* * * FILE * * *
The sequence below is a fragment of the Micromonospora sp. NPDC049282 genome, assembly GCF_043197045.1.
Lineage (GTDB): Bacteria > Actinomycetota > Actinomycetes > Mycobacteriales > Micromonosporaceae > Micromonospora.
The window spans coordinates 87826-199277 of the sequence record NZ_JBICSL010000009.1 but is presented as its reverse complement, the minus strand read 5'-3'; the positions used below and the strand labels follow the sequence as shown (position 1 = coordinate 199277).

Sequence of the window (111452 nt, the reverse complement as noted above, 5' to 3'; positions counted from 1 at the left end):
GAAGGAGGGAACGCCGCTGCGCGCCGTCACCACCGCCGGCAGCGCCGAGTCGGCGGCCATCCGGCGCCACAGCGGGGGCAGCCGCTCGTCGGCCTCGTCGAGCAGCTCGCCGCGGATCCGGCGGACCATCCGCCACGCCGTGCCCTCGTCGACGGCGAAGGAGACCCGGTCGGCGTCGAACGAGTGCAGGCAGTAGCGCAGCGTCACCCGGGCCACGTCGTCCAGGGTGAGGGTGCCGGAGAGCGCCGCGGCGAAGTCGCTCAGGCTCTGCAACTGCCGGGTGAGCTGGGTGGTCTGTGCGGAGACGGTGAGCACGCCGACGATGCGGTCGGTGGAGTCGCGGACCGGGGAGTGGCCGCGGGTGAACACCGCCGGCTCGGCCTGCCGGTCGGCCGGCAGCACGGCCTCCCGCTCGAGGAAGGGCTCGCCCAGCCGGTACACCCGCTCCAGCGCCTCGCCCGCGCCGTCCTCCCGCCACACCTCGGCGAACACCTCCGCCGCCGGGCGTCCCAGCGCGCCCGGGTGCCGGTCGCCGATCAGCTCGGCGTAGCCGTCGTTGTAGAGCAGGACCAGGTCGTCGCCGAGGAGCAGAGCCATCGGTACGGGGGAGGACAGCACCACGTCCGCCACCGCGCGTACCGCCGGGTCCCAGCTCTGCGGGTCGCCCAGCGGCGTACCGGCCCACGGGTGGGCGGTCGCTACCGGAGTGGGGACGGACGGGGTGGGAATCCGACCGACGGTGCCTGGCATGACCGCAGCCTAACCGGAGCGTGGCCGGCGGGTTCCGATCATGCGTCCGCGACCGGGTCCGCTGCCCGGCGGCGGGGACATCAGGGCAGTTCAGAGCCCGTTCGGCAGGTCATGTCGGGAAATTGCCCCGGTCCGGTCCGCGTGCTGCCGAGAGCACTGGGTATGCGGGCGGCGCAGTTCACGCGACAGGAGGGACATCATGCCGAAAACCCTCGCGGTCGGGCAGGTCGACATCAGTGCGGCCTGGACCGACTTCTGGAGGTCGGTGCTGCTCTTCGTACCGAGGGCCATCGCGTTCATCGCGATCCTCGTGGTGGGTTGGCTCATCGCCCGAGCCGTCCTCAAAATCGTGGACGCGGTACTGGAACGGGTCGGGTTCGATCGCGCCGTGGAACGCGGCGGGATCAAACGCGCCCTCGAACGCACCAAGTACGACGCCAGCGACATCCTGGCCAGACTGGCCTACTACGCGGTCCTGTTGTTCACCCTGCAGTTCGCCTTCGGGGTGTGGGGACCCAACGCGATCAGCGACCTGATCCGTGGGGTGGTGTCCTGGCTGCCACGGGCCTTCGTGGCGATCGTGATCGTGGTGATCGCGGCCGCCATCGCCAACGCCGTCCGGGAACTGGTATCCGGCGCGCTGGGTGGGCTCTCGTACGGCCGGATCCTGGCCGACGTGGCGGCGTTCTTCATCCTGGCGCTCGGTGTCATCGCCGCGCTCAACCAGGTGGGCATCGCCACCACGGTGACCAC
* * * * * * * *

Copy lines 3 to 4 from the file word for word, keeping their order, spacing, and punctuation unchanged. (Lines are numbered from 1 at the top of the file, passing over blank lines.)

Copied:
The window spans coordinates 87826-199277 of the sequence record NZ_JBICSL010000009.1 but is presented as its reverse complement, the minus strand read 5'-3'; the positions used below and the strand labels follow the sequence as shown (position 1 = coordinate 199277).

Sequence of the window (111452 nt, the reverse complement as noted above, 5' to 3'; positions counted from 1 at the left end):